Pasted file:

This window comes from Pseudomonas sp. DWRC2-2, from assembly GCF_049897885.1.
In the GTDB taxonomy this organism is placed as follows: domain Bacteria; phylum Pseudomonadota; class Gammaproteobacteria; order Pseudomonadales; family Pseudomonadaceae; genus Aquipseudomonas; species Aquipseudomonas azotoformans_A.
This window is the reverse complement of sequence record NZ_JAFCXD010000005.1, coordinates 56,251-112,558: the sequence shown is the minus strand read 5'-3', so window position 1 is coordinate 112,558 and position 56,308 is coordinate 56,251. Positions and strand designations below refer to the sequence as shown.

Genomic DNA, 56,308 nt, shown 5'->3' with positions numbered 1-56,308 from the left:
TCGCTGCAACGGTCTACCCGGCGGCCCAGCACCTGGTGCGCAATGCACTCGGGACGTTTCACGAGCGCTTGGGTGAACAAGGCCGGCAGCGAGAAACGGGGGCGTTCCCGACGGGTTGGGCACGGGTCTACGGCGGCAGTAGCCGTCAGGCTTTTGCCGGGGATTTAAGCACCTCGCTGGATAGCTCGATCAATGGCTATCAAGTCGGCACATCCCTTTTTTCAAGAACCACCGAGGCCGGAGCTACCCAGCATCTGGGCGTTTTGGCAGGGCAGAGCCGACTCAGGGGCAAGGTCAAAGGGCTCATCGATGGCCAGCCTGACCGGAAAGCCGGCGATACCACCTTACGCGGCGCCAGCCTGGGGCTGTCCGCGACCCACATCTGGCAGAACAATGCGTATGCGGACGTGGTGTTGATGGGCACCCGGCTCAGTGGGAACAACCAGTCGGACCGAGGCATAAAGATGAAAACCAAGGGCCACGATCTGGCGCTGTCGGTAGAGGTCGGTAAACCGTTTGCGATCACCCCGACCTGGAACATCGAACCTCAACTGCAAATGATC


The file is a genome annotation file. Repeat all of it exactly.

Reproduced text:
This window comes from Pseudomonas sp. DWRC2-2, from assembly GCF_049897885.1.
In the GTDB taxonomy this organism is placed as follows: domain Bacteria; phylum Pseudomonadota; class Gammaproteobacteria; order Pseudomonadales; family Pseudomonadaceae; genus Aquipseudomonas; species Aquipseudomonas azotoformans_A.
This window is the reverse complement of sequence record NZ_JAFCXD010000005.1, coordinates 56,251-112,558: the sequence shown is the minus strand read 5'-3', so window position 1 is coordinate 112,558 and position 56,308 is coordinate 56,251. Positions and strand designations below refer to the sequence as shown.

Genomic DNA, 56,308 nt, shown 5'->3' with positions numbered 1-56,308 from the left:
TCGCTGCAACGGTCTACCCGGCGGCCCAGCACCTGGTGCGCAATGCACTCGGGACGTTTCACGAGCGCTTGGGTGAACAAGGCCGGCAGCGAGAAACGGGGGCGTTCCCGACGGGTTGGGCACGGGTCTACGGCGGCAGTAGCCGTCAGGCTTTTGCCGGGGATTTAAGCACCTCGCTGGATAGCTCGATCAATGGCTATCAAGTCGGCACATCCCTTTTTTCAAGAACCACCGAGGCCGGAGCTACCCAGCATCTGGGCGTTTTGGCAGGGCAGAGCCGACTCAGGGGCAAGGTCAAAGGGCTCATCGATGGCCAGCCTGACCGGAAAGCCGGCGATACCACCTTACGCGGCGCCAGCCTGGGGCTGTCCGCGACCCACATCTGGCAGAACAATGCGTATGCGGACGTGGTGTTGATGGGCACCCGGCTCAGTGGGAACAACCAGTCGGACCGAGGCATAAAGATGAAAACCAAGGGCCACGATCTGGCGCTGTCGGTAGAGGTCGGTAAACCGTTTGCGATCACCCCGACCTGGAACATCGAACCTCAACTGCAAATGATC